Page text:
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Excerpt from Saint X by Alexis Schaitkin, plus links to reviews, author biography & more

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Saint X

by Alexis Schaitkin

Saint X by Alexis Schaitkin X
Saint X by Alexis Schaitkin
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  • First Published:
    Feb 2020, 352 pages

    Paperback:
    May 2021, 368 pages

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Book Reviewed by:
Rachel Hullett
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About this Book

Print Excerpt


As his second day at Indigo Bay unfolds and he grows accustomed to the resort's beauty, to the bushes everywhere weeping pink blooms and the brazen teal water, he begins to perceive a new set of information. He notices, for instance, that the milk at the breakfast buffet in the open-air pavilion is ever so slightly sour, leaving an unpleasant aftertaste on his tongue. He does not say anything about this. He does not ask the woman who greeted his family so warmly at the pavilion's entrance to rectify the situation. He simply registers it. He also registers that in a few places at the resort he routinely catches the whiff of certain unmistakable odors. At the far side of the swimming pool, warm garbage. At the turn in the gravel path that leads from their room to the beach, sewage. He would never dream of complaining about such things, as other guests might. He likes to think he wears his affluence tastefully. He does not move through the world expecting things to be perfect. He tries to like everything and everybody as much as he can. Even this orientation toward the world he recognizes as a benefit of the position he occupies. It is easy to make allowances when you live a fortunate life.

Only now it is all a bit spoiled, isn't it? This same disappointment every year; childish, he concedes, but there it is: he still hasn't found paradise, not quite. Because, like everywhere else, when you get down to it, it is all just bodies and their manifold wastes and where to put it all, it is all just disorder two days from taking over. The week before he flew down here, a blizzard had prevented trash pickup in Manhattan for a few days. On his walk from Grand Central to the office, the sidewalks were piled five feet high with black trash bags. At street corners, the garbage pails were overflowing, the pavement around them littered with chicken bones, half-eaten hot dogs, diapers, frozen rivers of old coffee. He saw a little terrier in a red sweater urinate at the base of a pile of trash bags; he saw a thick beige puddle beside another pile, and stared at it curiously for a moment before the smell hit him and he realized it was vomit. As he walked past all of this he had fixed an image of a tropical beach in his mind and thought, Thank god I'm getting out of here. But now that he is out, now that he is here, he cannot help but wonder whether the only damned difference is the bougainvillea, whether this place is nothing but the same old ugliness, spackled with an unconvincing veneer of beauty.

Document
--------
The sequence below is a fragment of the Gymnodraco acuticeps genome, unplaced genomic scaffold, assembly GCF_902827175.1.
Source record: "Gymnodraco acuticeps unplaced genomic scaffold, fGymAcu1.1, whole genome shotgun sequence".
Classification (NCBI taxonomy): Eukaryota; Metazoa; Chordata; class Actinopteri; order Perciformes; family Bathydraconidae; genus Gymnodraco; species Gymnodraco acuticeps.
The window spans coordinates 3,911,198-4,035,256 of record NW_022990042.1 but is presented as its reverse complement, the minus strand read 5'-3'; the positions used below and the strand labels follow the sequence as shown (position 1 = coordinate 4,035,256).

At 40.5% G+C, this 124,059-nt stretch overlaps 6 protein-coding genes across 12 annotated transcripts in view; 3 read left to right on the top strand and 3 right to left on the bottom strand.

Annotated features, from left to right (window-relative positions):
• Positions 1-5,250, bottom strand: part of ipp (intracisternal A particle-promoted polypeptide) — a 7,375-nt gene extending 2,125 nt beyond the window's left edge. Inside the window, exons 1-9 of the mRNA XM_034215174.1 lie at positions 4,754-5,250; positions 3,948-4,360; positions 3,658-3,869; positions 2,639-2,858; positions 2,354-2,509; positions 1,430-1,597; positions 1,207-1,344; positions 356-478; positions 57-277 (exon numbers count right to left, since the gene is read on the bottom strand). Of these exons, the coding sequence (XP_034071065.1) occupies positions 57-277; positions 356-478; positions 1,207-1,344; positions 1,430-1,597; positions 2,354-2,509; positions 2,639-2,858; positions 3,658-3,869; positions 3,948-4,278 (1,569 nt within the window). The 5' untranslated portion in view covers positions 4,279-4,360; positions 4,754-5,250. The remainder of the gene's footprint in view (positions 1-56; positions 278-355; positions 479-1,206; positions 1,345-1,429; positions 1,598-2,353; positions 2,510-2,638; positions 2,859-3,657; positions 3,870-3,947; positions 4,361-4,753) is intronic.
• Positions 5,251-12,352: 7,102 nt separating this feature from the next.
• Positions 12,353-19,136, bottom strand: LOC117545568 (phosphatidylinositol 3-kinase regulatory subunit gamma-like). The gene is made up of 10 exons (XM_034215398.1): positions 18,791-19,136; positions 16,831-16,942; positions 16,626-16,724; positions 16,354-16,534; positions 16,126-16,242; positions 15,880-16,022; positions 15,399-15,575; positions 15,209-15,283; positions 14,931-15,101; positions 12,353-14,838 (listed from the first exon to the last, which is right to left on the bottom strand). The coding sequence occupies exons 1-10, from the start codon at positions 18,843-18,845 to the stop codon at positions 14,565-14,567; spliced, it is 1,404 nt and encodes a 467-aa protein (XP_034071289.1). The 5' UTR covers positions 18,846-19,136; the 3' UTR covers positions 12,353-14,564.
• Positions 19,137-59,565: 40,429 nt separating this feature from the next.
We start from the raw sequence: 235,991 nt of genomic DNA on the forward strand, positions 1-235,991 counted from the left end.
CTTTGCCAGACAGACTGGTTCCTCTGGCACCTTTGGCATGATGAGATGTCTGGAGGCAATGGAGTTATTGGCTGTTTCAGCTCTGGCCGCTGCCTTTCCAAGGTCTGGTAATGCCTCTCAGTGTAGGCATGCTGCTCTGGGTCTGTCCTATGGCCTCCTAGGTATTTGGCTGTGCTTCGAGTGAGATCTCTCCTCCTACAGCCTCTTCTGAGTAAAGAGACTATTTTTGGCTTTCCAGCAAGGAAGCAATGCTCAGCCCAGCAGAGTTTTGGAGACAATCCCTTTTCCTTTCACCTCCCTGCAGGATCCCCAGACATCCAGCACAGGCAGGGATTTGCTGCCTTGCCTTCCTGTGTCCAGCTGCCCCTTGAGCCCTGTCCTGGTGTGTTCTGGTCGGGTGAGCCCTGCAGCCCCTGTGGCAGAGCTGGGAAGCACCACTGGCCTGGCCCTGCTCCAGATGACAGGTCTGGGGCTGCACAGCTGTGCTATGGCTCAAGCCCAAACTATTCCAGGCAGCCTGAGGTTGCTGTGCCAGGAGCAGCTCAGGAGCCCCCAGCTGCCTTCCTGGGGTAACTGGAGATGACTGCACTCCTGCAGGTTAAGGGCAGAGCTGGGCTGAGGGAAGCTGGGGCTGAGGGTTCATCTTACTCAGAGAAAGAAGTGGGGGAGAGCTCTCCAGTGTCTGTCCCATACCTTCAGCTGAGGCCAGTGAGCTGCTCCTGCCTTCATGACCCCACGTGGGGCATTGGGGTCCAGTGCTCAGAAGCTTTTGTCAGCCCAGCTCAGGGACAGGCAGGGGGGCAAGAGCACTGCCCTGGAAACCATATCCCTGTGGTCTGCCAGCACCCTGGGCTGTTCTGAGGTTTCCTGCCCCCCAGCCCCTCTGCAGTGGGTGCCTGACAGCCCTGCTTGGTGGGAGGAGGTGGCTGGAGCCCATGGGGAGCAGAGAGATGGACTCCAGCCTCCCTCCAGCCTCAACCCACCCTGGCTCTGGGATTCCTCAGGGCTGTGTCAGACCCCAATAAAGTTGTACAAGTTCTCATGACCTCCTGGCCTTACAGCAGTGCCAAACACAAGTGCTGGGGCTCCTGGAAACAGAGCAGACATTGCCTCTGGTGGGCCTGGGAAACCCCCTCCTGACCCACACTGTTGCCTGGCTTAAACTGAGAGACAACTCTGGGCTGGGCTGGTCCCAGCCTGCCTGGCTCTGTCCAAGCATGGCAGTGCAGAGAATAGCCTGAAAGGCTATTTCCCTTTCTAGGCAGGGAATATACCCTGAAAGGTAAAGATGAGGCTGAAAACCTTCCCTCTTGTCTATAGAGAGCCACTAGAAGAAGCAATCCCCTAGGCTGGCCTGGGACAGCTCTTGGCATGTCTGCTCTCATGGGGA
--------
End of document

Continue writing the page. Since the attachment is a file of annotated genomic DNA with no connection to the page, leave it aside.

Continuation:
* * *

A YELLOW rubber ball rises high in the air. A dozen children dash across the sand to catch it. It is ten in the morning, the start of the resort's daily hour of children's games and relays. While the children play, their parents use the free time. At the moment the yellow ball reaches its apex, a mother shudders with the force of her first orgasm in a month. Another mother is getting close and hoping ferociously that her husband lasts. A husband and wife who fully intended on sex snore in bed. Couples drink tequila sunrises in the hot tub, read on the beach, pound away side by side on treadmills in the fitness center. A wife poses for her husband in front of the ocean, trying her best to hide her soft thighs. For a moment their children slip from view. Briefly, they seem not to exist at all.

* * *

CLAIRE IS no good at games. She falls during the crab walk. "Come onnn," her partner urges during the three-legged race. Two strides into the egg-and-spoon relay the egg rolls off her spoon and cracks on her foot. But most of all she is no good at the mysterious process by which children sift out into pairs and clusters, securing their buddies for the week. Even Axel from Belgium, who doesn't speak English, slips right in with another rowdy boy. They kindle friendship so quickly it leaves her dizzy, as if she's been spinning; when she stops, the world tilts back into place and the business of making friends is done, settled, without her.

* * *

THE FAT one brings the family's lunch. They watch him come up the beach, the heavy tray balanced on his shoulder. He stumbles. French fries rain onto the sand.

Excerpted from Saint X by Alexis Schaitkin. Copyright © 2020 by Alexis Schaitkin. Excerpted by permission of Celadon. All rights reserved. No part of this excerpt may be reproduced or reprinted without permission in writing from the publisher.

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